I don’t like attorneys who strong-arm their clients into decisions regarding constitutional waivers. Cooperation with law enforcement often requires an individual to waive their Fifth Amendment right against self-incrimination. Rarely will someone be in a situation to cooperate with authorities but for being investigated or arrested. Usually, the only reason a person has reliable, verifiable information is because they were involved in the activity to some degree. Otherwise, they are merely witnesses.
Therefore, an attorney should never pressure a client to cooperate. Likewise, an attorney should never pressure a client to refrain from cooperating if the opportunity presents itself and the client wishes to proceed. Our job is to advocate, mediate and advise. With that in mind, the attorney’s role in offering incriminating evidence to authorities should be in an advisory capacity.
Personally, I don’t usually bring up cooperation unless the prosecution or the client does. If the prosecution brings it up, I have to relay the offer. Otherwise, I figure if a defendant wants to talk, the defendant will let me know.
I have no problem with attorneys who say they never represent snitches, so long as they explain that before being retained and further refrain from allowing that position to affect their professional judgment. Likewise, I have no problem with attorneys who make a living off representing informants so long as the same holds true. At the end of the day, it’s the client who has to live with the repercussions.
Potential pros and cons of cooperation
You’ve all heard the anecdotes: “snitches wind up in ditches,” “snitches get stitches,” and so on and so forth. Like many expressions, there’s a bit of truth to the proclamation. In rare instances, those who cooperate with authorities face the wrath of those they “ratted” out. Prosecutors and law enforcement do their best to obtain separation orders that isolate snitches from the people they cooperated against, but sometimes that’s not enough.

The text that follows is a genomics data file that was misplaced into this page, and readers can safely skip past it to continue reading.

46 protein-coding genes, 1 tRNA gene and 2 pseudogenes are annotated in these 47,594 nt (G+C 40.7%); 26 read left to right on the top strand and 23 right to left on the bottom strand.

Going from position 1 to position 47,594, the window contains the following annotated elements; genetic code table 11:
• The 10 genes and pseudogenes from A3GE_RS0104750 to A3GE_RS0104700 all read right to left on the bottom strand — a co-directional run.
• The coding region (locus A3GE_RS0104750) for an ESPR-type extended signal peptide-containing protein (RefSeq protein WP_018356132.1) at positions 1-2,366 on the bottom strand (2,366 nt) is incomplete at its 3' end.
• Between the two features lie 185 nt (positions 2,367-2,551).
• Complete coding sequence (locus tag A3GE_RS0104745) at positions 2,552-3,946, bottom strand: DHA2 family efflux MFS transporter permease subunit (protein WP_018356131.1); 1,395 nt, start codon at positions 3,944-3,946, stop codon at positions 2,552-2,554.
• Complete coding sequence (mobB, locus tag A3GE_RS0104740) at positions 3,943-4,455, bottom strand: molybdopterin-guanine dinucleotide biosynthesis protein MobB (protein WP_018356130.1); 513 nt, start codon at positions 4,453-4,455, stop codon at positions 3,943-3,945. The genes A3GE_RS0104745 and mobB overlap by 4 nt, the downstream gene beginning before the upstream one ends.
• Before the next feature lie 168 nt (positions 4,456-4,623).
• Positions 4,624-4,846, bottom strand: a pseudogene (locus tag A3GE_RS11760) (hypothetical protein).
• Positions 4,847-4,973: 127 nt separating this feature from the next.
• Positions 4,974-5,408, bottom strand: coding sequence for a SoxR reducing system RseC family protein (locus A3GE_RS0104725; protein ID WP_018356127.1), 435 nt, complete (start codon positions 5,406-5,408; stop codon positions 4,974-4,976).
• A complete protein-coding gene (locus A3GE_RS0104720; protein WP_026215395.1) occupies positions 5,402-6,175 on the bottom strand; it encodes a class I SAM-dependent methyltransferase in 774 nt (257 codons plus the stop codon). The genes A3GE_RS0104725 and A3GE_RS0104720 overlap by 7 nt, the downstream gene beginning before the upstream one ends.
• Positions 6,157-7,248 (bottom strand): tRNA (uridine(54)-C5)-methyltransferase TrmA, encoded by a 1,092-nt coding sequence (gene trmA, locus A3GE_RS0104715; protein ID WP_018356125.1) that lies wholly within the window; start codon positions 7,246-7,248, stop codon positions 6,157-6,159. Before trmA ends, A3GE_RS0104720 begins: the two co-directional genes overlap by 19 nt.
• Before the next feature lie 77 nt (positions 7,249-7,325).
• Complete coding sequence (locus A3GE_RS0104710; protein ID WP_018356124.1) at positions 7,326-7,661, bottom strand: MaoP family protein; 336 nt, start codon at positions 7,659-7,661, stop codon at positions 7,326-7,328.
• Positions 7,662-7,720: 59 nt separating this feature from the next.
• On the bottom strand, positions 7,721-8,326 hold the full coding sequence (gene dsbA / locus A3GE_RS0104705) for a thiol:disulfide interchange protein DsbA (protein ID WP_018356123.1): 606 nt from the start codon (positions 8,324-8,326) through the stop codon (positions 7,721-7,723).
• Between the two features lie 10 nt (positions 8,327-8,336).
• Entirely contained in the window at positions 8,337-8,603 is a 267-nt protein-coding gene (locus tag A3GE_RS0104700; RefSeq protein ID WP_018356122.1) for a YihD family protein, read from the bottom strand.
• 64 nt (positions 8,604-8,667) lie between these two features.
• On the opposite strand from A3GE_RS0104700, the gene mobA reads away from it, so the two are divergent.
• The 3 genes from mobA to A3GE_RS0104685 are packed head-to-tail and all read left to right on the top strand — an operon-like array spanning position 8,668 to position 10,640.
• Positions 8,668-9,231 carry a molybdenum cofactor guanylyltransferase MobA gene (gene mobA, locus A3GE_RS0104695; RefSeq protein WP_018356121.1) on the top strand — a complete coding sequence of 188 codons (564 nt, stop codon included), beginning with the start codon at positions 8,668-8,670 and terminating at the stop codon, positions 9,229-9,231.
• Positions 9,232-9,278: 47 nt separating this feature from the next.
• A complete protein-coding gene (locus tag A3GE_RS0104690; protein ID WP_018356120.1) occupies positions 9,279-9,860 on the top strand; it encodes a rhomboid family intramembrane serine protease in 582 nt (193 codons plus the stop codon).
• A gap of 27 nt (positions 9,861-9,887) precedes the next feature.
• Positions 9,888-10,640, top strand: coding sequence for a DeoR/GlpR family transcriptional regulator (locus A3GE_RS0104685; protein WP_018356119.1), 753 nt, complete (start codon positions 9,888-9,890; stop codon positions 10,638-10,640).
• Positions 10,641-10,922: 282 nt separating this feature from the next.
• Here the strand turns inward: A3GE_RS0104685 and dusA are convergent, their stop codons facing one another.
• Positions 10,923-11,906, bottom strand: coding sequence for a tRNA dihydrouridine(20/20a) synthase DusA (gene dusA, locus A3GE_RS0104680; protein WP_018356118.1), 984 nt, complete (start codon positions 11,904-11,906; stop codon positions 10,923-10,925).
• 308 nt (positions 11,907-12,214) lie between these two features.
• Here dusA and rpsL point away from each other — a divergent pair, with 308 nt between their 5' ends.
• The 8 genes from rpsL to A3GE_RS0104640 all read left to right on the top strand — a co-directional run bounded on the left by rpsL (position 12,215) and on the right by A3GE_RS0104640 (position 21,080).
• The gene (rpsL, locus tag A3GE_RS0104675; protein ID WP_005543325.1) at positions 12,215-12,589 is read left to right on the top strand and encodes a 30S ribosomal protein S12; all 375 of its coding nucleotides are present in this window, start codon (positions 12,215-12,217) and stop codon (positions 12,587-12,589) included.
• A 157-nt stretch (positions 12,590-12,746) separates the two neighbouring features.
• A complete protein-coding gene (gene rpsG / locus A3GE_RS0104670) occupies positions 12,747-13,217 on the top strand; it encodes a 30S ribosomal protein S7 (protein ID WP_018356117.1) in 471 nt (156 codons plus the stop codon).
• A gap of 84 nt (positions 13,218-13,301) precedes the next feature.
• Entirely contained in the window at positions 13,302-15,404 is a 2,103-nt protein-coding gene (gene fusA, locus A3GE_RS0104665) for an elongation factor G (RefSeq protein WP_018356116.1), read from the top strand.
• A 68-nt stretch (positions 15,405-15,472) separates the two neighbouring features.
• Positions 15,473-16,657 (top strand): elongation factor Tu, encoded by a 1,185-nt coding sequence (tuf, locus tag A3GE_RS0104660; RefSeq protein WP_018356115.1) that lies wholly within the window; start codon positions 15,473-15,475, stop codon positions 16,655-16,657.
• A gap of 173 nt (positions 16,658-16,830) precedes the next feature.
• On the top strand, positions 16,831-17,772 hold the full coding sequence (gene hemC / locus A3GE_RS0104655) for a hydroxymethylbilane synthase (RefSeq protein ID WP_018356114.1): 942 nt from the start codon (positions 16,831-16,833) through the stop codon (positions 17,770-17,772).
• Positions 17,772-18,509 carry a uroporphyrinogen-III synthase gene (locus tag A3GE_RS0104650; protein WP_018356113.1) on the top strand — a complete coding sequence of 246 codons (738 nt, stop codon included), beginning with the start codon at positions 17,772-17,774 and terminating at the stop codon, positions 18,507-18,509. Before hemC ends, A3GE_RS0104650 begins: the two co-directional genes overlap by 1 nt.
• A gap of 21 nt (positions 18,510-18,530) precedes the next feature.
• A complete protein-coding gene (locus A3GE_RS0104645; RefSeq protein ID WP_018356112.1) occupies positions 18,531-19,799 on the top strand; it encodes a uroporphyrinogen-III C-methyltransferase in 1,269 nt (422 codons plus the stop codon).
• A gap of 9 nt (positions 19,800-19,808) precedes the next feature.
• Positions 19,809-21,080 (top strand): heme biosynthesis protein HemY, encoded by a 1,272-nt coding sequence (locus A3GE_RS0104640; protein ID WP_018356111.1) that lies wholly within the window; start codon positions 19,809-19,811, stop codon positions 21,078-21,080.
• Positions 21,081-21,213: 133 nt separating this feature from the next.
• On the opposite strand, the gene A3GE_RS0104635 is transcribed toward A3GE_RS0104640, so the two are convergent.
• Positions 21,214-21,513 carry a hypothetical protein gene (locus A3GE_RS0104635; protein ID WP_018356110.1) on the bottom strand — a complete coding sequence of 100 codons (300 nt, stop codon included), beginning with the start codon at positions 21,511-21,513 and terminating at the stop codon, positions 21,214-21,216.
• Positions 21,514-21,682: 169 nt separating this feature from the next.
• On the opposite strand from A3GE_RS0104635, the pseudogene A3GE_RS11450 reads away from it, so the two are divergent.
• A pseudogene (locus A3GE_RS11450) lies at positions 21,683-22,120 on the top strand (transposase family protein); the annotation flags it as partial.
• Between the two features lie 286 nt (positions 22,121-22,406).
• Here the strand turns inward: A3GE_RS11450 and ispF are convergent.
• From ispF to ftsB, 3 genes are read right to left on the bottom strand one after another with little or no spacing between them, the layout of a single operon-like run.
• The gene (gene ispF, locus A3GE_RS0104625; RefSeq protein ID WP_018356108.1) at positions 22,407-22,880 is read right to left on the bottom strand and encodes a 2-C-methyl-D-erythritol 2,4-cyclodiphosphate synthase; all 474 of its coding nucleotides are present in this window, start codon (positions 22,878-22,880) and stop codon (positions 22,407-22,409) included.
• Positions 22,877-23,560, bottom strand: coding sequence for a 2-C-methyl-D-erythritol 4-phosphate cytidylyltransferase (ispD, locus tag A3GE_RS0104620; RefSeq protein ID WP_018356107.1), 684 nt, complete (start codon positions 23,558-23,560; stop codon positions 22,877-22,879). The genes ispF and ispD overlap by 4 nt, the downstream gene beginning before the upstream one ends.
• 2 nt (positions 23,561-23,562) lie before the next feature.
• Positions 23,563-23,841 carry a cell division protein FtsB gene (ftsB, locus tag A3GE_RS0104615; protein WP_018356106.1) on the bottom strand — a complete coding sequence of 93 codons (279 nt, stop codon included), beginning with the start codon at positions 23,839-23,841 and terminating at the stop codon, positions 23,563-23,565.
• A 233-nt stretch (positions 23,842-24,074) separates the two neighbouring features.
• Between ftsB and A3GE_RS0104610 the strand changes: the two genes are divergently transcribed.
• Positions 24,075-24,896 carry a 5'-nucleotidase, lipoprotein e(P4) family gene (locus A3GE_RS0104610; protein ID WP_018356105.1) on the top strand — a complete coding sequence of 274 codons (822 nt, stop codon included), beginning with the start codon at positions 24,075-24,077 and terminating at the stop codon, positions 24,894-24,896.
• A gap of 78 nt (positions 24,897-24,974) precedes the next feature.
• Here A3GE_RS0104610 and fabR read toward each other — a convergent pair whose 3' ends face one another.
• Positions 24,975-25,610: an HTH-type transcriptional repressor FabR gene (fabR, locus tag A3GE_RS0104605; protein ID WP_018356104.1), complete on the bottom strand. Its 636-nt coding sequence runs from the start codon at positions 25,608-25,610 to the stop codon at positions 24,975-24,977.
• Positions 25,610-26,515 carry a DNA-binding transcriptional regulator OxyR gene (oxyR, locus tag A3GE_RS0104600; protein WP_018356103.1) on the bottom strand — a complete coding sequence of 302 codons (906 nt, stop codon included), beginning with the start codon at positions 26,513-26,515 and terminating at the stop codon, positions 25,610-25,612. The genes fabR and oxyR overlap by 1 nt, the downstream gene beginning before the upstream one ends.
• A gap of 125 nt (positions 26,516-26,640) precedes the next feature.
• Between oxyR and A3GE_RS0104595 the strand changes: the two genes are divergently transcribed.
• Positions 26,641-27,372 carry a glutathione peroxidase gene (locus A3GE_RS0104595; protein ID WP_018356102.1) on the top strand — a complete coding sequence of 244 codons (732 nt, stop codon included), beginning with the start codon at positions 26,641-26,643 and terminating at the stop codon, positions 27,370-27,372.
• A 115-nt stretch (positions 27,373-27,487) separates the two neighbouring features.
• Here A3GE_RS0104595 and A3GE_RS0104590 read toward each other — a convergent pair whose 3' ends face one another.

An inmate who enters prison with a “snitch jacket” can face unwanted consequences from other prisoners (and guards) even if they are kept away from the inmate they cooperated against. Prisons have their own internal code of morality, and silence is golden in most circumstances. If other prisoners learn that an inmate has cooperated with authorities, they may take it upon themselves to right what they view as a serious wrong.
In all honesty, though, I’ve never had a cooperating client killed or seriously injured. I have, however, heard of other cases where the informant wasn’t so lucky. It is impossible to guarantee that an informant’s cooperation with authorities will be kept under wraps to a degree that will provide safety. Still, prison is an inherently dangerous place, and there are never any guarantees.
All things considered, a suspect or criminal defendant should not pass up an opportunity to help their situation if they are OK with weathering the potential risks. On the flip side, though, they should also never feel pressured to cooperate with authorities. While the risk of retaliation is low, it is real. For some, the benefit simply outweighs the detriment. Ultimately, it’s a personal decision that should be left to each individual. Life is short. We all have to determine how to best maximize that ticking clock.
Adam R. Banner is the founder and lead attorney at the Law Offices of Adam R. Banner, a criminal defense law firm in Oklahoma City. His practice focuses solely on state and federal criminal defense. He represents the accused against allegations of sex crimes, violent crimes, drug crimes and white-collar crimes.
The study of law isn’t for everyone, yet its practice and procedure seem to permeate pop culture at an increasing rate. This column is about the intersection of law and pop culture in an attempt to separate the real from the ridiculous.